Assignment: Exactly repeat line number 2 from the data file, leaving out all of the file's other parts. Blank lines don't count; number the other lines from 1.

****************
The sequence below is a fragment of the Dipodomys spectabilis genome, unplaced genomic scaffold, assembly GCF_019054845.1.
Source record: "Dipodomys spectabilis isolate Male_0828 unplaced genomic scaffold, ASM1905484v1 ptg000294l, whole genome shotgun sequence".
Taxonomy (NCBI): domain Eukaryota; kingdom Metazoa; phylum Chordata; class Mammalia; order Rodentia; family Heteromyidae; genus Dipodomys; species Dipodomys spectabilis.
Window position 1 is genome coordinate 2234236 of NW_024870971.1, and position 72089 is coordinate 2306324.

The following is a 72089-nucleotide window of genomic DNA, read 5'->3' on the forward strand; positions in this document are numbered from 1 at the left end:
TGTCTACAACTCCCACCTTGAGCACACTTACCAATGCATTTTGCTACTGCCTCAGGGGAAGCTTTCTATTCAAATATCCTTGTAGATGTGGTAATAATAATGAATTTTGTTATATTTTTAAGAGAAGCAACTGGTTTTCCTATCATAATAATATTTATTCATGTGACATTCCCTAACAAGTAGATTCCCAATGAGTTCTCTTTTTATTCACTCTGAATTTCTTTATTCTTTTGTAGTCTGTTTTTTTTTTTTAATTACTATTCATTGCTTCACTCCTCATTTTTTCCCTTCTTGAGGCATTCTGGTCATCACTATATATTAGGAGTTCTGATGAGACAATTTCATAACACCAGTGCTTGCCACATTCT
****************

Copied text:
Source record: "Dipodomys spectabilis isolate Male_0828 unplaced genomic scaffold, ASM1905484v1 ptg000294l, whole genome shotgun sequence".